This is a new term that refers to the Probability of Compliance to the Specification. Very simply, it is an indicator that tells you when you may have more measurement risk than you can accept when relying on your instrument to provide you with a confident reading/value.
How confident are you that your test and measuring instruments are not negatively impacting your products/services? The answer should be: As long as the instrument has been operating within the Original Equipment Manufacturer’s (OEM) accuracy specifications, you have high confidence that there is no negative impact, but if it exceeds those tolerances then there is a potential impact to product/ service that must be investigated.
There is a region that lies around the lower and upper tolerance limit where a calibration lab’s measurement uncertainty obscures their ability to clearly state whether the instrument is In Tolerance or OOT. Even when the Test Uncertainty Ratio (TUR) is high, this condition exists. So, for the moment, let’s forget about that 4:1 or better TUR requirement in your quality system and focus on the fact that a “TUR” is a means of protecting your confidence in using an instrument to either make measurements or to source values which meet your expectations. PCS is a better and more precise way to ensure this confidence.
The PCS % normalizes all of the calibration information at each test point to make it easier for you to understand the measurement risk. With one simple percentage, you can tell whether or not measurement risk exists, even for low TUR’s—and that indicates whether or not you should further investigate the processes where the instrument was used in order to help minimize risk in those processes. The PCS is based on your instrument’s tolerance limits, the calibration laboratory’s measurement uncertainty, and the reading/value of your instrument at the time of calibration. And it’s simple to use.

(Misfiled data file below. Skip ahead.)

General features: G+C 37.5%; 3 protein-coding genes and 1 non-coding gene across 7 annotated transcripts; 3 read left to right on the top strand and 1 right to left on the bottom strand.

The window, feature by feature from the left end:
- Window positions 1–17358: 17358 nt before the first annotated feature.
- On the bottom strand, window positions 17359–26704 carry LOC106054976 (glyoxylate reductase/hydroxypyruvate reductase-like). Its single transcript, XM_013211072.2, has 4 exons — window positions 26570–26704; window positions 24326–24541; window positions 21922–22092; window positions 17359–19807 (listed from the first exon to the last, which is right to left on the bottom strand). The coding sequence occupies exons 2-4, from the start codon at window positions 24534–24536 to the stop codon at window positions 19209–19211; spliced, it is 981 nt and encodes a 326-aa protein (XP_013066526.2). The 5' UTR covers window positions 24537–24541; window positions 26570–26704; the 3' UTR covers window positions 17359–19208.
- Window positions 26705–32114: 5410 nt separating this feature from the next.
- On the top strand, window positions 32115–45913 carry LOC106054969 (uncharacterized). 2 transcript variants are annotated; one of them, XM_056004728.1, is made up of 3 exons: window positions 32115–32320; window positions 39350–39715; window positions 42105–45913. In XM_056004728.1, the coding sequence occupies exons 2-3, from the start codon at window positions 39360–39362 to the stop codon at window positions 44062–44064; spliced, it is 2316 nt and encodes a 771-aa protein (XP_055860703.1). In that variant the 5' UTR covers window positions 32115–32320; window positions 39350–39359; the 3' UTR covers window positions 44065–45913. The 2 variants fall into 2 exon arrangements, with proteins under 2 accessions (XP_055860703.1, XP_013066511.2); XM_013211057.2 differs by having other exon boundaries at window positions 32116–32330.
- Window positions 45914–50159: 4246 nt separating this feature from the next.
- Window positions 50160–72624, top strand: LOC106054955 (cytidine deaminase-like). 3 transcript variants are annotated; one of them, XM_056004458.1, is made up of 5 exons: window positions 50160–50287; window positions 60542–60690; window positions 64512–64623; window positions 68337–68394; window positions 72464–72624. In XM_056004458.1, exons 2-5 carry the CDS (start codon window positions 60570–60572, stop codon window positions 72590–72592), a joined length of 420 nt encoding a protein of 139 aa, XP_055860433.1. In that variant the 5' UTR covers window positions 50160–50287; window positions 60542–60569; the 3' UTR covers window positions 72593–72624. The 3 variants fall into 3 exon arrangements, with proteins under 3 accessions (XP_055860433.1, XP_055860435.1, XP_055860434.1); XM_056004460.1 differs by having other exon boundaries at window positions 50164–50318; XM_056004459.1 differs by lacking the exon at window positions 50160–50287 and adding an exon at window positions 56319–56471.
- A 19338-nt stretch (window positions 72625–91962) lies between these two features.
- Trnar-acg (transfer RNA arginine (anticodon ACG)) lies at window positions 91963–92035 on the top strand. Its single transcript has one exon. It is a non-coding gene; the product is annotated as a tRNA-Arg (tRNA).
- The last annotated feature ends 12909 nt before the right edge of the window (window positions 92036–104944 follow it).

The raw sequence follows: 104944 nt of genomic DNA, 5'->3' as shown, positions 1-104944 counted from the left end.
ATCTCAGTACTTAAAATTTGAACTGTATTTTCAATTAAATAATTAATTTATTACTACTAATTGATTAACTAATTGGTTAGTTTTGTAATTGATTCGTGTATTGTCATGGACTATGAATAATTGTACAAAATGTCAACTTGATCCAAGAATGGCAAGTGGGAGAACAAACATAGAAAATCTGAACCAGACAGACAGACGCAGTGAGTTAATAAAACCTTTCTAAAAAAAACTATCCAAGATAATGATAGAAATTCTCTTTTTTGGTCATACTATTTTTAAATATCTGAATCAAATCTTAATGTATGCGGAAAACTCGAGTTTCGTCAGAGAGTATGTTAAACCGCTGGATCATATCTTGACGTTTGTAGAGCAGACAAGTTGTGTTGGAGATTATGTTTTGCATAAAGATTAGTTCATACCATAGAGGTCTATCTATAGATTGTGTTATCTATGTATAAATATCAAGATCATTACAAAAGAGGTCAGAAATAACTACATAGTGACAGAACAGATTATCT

A Graphical Representation Of PCS
When the PCS value is 100% (In Tolerance), you can rest assured that the instrument is performing within its expected tolerance limits. As the PCS decreases below 100% (False Accept), the lab’s measurement uncertainty begins to interfere with a clear call on whether the test point is In Tolerance or OOT; the PCS % becomes an indicator of how much confidence the lab has in stating the test point is In Tolerance. When it reaches 50%, the instrument has hit one of its tolerance limits. Below 50% (False Reject) your instrument is traditionally called OOT; the PCS percentage adds value by indicating the probability that the test point could actually be In Tolerance due to inherent variances that are part of the lab’s measurement uncertainty. Finally, 0% PCS (OOT) means there’s no chance your instrument could have been In Tolerance - it’s definitely OOT at this point. No need to concern yourself over the lab’s measurement uncertainty or the TUR (but we’ll still provide them to you). You’ve hired us as the Metrology experts to calibrate your equipment, so let us worry about keeping those in check. Use PCS for peace of mind in determining your true confidence in measurement! To learn more about the PCS concept, please go to www.Transcat.com, then click on CALIBRATION, or navigate to RESOURCES, then click WHITE PAPERS.
An Example Of a PCS Calibration Certificate
For further reading on PCS, please review the following white paper: Benefits of PCS.